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  1. #31
    roteague's Avatar
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    Quote Originally Posted by photomc
    Thanks for your input ... all of you, Doug - I have read some of your previous post and think I understand what you are looking for. Here in N. Texas there are times in the late afternoon/evening starting around this time of year
    Did you know that in Australia you can leave Texas, drive south and be in New England a short time later? True, Texas is a small town on the Queensland/New South Wales border and New England is a region just north of Tamworth (Country Music capitol of Australia). Just a little triva for your day.
    Robert M. Teague
    www.visionlandscapes.com
    www.apug.org/forums/portfolios.php?u=2235

    "A man who works with his hands is a laborer; a man who works with his hands and his brain is a craftsman; a man who works with his hands and his brain and his heart is an artist" -- Louis Nizer

  2. #32

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    Quote Originally Posted by Francesco
    There is nothing more satisfying that finding something ordinary with the right light that makes it radiate, shine, glow, etc.. Right place at the right time is all well and good but being quick to unfold the 8x10 and set up the shot is just as important. Gotta be quick!
    Francesco, that would be very true..your image of the interior with smoke and of course the most famous example - AA Moonrise are proof enough of know your equipment and reading the situation (my take is reading the light) before the moment is gone.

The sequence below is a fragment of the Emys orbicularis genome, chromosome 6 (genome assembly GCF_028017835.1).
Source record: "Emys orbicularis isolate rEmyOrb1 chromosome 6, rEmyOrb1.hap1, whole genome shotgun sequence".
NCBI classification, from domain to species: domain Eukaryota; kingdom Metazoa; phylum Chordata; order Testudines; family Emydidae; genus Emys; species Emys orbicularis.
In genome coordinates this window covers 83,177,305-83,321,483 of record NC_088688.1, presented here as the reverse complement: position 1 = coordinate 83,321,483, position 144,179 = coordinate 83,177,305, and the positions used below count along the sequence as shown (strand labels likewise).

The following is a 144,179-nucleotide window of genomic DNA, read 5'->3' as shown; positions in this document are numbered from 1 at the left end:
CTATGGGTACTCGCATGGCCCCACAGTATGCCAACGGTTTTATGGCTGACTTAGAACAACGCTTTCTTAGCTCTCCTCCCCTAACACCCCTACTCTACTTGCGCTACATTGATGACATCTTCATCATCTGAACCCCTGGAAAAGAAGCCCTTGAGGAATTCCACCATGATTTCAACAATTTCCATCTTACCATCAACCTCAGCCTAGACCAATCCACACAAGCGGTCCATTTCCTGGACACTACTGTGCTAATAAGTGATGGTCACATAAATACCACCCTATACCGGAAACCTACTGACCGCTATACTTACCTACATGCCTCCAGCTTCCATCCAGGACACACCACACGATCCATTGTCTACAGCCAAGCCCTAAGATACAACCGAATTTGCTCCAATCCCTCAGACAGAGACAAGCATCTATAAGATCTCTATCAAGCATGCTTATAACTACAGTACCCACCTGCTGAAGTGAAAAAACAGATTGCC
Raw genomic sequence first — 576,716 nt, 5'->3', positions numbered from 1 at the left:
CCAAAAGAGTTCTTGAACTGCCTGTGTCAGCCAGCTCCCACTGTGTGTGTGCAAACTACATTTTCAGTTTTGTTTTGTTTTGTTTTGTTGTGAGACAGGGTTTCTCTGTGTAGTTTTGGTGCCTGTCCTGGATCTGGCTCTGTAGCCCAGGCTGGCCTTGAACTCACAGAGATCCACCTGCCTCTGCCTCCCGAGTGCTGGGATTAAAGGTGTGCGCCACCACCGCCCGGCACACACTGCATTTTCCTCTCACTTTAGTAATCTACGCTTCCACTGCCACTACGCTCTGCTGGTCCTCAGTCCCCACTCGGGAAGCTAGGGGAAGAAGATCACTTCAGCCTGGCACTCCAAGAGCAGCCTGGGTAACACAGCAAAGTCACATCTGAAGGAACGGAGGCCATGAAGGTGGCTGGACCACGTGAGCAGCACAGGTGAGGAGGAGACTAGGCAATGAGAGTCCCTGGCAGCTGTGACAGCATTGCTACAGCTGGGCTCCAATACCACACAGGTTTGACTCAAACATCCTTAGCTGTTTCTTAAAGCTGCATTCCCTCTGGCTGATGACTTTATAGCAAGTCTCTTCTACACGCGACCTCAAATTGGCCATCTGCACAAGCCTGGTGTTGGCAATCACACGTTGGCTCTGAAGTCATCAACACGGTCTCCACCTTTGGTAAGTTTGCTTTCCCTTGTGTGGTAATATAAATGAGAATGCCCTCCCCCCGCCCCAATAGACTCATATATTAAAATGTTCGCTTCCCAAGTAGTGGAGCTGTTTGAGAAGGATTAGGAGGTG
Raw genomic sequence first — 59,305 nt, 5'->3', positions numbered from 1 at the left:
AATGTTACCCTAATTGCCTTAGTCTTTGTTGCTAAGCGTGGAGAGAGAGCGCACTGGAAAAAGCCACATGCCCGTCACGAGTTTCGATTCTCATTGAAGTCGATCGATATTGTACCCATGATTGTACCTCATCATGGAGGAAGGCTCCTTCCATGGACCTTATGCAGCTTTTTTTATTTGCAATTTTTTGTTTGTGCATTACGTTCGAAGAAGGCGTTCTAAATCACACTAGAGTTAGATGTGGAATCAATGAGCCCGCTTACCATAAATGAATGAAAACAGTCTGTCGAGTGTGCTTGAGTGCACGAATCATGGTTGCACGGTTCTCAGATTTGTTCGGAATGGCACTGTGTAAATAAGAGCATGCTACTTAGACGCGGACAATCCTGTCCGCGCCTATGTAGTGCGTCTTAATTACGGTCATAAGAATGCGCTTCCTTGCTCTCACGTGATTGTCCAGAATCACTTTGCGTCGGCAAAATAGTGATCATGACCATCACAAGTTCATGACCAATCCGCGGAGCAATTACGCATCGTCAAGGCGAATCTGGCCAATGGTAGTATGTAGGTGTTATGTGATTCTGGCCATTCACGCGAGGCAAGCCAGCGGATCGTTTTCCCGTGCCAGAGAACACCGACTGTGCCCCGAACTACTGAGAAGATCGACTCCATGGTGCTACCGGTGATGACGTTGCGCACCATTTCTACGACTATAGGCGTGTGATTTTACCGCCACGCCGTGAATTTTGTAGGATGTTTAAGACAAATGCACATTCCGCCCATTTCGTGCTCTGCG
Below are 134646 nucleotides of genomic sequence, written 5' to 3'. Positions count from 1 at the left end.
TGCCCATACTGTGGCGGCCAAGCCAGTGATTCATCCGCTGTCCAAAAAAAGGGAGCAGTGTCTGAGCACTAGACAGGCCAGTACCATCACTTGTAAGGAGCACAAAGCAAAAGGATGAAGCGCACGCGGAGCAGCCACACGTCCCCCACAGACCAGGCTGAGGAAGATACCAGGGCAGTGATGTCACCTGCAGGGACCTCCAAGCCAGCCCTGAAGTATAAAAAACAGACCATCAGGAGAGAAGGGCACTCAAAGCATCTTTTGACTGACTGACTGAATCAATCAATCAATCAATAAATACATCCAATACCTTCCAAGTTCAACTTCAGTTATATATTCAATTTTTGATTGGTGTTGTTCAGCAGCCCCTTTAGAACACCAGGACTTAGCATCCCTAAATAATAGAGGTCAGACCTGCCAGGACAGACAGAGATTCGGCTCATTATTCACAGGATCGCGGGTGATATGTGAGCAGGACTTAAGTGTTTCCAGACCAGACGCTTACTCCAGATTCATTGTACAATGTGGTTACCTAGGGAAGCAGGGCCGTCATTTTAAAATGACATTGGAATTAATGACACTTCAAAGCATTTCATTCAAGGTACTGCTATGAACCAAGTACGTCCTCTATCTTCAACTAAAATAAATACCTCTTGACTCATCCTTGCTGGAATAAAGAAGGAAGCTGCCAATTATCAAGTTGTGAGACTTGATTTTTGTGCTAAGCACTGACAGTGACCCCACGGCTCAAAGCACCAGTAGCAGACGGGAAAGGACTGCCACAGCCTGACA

However, I think there is the time that must be spent BEFORE those images that the process of learning takes place. You have to know how your tools will respond (read film/exposure) that allows these wonderful images to be made. For many on this site, I think your skills are at a point where you do not think so much about these things, where some of us still lack the skill/knowledge to take what we know to the next level. That is what you give to those of us that are still trying..it can happen, it just takes work, there are NO special formulas, developers, papers, or equipment. But if we spend a lot of time reading how such and such an image is made it helps, but only to a point - I guess we all need our failures, without them we can't know what we did wrong or what we DID do right when we get the image we were after.

    Thanks to everyone, this was everything I expected from the members of this site...maybe the staff at that new publication - Emulsion, will notice what went on here...sounds like it would make a very good article. Seems like most aritcles just don't have the meat that is needed and most books still don't cover the subject that well.
    Mike C

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  3. #33

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    Quote Originally Posted by roteague